20 Suggested QUESTIONS!
Prepare a list of your own questions for your informational interview. Following are some sample questions:

Making long-term goals or thinking about a future career change?

Thinking about starting or changing careers in a few years? Then look at the growth of occupations. Sometimes that is called long-term projections, or growth rate. "High-growth" occupations are also called "in-demand" or "bright outlook" careers. An occupation with high growth is likely to need many workers in the next few years.

Need to make a career change or find employment right now?

Job vacancy reports help you to know which industries need workers right now. Job vacancies show the occupations that employers were recently hiring. They also show the average pay, and the training employers required of those they hired. Reviewing this information will tell you what industry to look into if you need a job immediately.

Career Exploration Resources 

What Are Career Clusters?

Career clusters are one way to group occupations. Careers that need the same knowledge and skills are in the same cluster. Every career that you can think of is in one of 16 career clusters. Each cluster can include hundreds of different careers.

Using clusters can help you to look at few career choices without focusing on only one occupation. If you target one specific career choice too soon you might miss other options that might be a good fit for you.

The 16 Career Clusters

Exploring Health Care Careers

According to the Bureau of Labor Statistics the health care industry will have the largest growth in jobs compared to all other industries. In the next few years 26% of all new jobs will be created in the health care and social assistance industry. This includes jobs in public and private hospitals, nursing and residential care facilities, individual care, and family services. That equals an estimated 4 million new job opportunities.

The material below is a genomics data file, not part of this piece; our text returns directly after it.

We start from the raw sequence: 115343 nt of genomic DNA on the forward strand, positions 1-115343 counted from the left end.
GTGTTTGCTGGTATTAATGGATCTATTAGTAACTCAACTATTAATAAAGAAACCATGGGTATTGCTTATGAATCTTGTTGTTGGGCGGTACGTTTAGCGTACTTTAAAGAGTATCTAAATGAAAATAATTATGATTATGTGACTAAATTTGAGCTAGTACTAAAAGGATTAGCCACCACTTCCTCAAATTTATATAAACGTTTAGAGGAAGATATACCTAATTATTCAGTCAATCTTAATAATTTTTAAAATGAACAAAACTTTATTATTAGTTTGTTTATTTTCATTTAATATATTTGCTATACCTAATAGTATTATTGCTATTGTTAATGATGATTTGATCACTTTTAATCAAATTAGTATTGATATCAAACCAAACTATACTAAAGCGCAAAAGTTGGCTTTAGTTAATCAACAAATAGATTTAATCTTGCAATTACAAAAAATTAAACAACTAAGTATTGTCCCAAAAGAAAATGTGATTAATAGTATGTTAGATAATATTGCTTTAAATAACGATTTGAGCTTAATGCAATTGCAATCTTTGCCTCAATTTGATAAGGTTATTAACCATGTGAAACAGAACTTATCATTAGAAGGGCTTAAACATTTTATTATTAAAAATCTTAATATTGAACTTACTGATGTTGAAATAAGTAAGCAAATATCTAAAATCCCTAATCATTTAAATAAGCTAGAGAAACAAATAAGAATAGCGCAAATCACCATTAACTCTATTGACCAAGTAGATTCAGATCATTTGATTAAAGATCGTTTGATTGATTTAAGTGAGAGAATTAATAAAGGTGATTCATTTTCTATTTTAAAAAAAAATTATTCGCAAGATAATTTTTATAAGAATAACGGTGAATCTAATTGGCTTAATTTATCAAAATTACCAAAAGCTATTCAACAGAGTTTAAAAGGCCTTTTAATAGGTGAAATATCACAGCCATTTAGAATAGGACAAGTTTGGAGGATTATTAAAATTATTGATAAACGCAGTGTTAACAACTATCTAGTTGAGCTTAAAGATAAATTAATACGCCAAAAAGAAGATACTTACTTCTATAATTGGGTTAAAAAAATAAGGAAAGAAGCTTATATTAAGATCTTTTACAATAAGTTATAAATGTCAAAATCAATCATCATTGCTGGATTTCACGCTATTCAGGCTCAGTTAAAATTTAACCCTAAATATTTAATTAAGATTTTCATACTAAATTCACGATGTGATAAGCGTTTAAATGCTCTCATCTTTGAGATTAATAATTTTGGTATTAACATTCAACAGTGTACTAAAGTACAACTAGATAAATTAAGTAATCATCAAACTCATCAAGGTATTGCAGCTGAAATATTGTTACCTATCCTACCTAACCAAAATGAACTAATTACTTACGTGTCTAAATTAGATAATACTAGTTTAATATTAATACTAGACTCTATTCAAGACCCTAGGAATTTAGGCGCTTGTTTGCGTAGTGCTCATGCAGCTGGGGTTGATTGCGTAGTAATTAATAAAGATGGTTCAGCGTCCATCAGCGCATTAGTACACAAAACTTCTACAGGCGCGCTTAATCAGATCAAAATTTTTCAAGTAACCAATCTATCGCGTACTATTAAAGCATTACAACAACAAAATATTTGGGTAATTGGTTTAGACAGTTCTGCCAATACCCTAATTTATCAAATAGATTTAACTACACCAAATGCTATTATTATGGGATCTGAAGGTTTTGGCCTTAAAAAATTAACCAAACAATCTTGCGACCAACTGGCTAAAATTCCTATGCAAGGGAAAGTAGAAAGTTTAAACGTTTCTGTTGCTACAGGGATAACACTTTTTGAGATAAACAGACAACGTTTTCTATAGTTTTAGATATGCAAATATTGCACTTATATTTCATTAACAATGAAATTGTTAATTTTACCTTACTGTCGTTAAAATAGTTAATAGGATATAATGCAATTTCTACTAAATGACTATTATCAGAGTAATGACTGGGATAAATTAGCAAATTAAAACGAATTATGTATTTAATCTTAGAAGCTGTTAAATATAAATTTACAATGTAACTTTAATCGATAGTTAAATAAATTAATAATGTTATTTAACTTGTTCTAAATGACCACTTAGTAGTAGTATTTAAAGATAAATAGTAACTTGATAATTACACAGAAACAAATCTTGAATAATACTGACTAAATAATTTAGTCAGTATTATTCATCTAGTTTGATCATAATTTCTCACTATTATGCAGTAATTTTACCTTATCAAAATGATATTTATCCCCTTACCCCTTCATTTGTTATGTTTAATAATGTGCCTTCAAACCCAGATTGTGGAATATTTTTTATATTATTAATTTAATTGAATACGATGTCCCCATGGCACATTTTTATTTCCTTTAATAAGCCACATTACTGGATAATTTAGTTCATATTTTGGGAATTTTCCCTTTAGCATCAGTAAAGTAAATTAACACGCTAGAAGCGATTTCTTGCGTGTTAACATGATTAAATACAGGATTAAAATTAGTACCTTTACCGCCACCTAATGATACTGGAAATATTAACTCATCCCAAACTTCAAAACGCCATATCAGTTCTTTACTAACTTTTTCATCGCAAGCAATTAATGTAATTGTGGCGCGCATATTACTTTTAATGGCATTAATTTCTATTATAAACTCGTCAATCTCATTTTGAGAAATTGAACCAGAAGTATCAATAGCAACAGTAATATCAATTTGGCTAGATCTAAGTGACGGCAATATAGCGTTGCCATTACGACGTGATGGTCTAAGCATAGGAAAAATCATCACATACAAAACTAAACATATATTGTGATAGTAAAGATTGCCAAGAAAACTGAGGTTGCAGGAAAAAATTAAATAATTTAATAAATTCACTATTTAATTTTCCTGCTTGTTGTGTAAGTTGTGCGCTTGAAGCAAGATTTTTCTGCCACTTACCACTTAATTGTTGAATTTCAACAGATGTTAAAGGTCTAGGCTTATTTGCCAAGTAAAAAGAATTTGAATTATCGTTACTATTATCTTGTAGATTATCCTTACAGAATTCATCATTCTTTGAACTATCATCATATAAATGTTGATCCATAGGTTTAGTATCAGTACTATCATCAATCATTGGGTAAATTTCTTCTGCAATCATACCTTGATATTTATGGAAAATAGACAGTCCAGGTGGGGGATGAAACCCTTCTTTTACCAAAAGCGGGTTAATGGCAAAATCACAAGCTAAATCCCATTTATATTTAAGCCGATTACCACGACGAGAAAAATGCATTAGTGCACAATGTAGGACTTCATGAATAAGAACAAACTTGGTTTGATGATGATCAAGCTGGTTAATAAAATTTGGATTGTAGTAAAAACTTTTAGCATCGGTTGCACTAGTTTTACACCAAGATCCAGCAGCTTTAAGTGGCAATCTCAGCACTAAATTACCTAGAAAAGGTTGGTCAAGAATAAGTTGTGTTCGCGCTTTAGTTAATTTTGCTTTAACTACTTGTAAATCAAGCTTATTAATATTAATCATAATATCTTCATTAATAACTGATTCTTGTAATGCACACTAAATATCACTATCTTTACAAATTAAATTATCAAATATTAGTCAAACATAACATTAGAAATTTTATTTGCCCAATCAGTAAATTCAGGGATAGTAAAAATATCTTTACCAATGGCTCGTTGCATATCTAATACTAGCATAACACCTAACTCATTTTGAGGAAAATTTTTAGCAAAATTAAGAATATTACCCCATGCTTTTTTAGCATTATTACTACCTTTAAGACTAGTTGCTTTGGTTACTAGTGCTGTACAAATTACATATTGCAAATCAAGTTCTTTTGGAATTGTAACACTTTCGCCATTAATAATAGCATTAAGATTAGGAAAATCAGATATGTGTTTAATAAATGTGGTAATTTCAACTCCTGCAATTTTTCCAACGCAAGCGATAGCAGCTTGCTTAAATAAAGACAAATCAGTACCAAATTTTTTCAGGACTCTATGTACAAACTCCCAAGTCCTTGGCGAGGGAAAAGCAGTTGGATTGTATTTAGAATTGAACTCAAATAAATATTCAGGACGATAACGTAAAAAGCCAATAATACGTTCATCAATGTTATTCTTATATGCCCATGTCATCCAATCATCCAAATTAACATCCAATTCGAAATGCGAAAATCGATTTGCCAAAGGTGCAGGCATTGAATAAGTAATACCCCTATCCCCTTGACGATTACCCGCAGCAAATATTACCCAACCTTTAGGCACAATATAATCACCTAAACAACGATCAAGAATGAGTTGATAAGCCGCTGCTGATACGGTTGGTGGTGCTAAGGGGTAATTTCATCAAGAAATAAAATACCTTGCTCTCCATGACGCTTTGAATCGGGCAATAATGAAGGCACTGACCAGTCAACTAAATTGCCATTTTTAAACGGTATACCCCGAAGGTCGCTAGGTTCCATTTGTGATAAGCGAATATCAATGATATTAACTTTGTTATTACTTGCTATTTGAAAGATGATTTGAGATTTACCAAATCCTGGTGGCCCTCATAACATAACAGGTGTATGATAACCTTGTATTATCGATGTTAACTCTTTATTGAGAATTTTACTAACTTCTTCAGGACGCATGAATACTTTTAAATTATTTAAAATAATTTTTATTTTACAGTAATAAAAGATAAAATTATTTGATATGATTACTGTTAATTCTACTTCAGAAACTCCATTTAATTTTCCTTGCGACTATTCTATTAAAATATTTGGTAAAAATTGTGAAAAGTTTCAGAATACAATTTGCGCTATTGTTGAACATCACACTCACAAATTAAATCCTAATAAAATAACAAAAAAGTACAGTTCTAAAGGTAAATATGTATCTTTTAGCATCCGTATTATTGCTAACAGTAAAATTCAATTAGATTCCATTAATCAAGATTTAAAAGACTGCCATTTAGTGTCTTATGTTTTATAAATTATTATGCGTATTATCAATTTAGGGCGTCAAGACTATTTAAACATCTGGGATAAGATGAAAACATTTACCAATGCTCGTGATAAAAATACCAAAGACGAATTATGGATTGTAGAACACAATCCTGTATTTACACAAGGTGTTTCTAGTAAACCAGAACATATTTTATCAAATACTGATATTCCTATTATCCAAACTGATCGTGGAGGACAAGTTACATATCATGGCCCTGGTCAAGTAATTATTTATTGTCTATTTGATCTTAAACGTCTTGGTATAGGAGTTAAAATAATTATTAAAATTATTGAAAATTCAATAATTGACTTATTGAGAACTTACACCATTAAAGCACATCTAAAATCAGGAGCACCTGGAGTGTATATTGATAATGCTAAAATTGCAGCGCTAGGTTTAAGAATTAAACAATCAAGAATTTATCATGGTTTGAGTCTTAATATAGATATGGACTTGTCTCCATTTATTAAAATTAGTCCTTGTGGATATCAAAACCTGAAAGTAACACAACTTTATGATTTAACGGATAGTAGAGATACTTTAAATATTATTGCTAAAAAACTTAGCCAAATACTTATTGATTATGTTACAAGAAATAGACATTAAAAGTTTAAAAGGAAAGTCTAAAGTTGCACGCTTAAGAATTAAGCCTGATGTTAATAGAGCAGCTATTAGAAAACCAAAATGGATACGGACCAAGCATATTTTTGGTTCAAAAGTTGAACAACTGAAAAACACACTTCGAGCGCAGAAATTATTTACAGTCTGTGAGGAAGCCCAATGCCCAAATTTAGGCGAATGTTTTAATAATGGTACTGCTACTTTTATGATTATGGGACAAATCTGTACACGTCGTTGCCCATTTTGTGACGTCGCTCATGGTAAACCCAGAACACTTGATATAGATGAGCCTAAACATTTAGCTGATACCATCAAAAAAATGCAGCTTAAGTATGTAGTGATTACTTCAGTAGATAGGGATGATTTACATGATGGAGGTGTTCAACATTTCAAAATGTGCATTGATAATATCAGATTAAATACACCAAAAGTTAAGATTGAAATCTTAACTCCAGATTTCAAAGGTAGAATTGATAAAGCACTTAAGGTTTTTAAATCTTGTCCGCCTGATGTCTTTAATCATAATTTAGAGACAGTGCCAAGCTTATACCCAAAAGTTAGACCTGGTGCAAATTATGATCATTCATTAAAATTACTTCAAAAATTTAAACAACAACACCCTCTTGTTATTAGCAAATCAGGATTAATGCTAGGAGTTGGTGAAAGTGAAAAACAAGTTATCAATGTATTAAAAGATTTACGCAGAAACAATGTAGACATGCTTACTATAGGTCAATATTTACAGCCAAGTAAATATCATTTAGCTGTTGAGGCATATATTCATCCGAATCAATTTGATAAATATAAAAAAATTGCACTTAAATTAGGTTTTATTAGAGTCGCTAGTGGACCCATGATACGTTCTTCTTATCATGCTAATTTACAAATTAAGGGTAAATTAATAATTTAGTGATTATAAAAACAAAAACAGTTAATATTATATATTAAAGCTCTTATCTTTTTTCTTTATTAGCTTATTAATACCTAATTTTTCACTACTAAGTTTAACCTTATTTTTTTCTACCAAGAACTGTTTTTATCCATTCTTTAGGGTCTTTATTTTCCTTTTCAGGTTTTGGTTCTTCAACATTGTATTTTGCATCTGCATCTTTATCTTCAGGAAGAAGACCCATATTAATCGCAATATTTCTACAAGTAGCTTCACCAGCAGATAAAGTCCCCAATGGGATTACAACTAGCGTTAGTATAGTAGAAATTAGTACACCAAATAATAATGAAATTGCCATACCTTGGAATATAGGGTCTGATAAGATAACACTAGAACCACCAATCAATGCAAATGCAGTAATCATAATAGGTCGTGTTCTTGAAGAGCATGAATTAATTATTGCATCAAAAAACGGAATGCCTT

Below is a short list of some of the health care occupations that will experience growth in Texas. Using your Interest code from Assess Yourself, you can begin exploring some of these occupations.

Occupation Interest
Education Average annual
Average annual
job openings
IR Bachelor's degree $86,500 140
ISR Associate's degree $64,300 240
Home Health
SRC High school diploma plus
on-the-job training.
$18,500 5220
Personal Care
SRC High school diploma plus
on-the-job training.
$17,700 7680
CS High school diploma plus
on-the-job training.
$28,900 3380
SR Associate's degree and on-
the-job training.
$63,700 110
Technologist and
RIS Associate's degree and on-
the-job training.
$51,000 180
SRI Associate's degree and on-
the-job training.
$64,500 250
Health Educators SE Bachelor's degree $46,700 210
SIR Associate's degree and
$54,100 570
RS Associate's degree and on-
the-job training.
$52,000 790
Technician and
SIR Some college. $29,700 810
Social Worker
SIA Master's degree in social work. $53,400 470
SIA Master's degree $81,700 410
RIC Associate's degree and on-
the-job training.
$39,500 200

For a listing of all health care occupations that will experience growth, go to the Virtual Career Network. This site will provide educational requirements, a description of the occupation, average annual salary, and expected job growth for each occupation.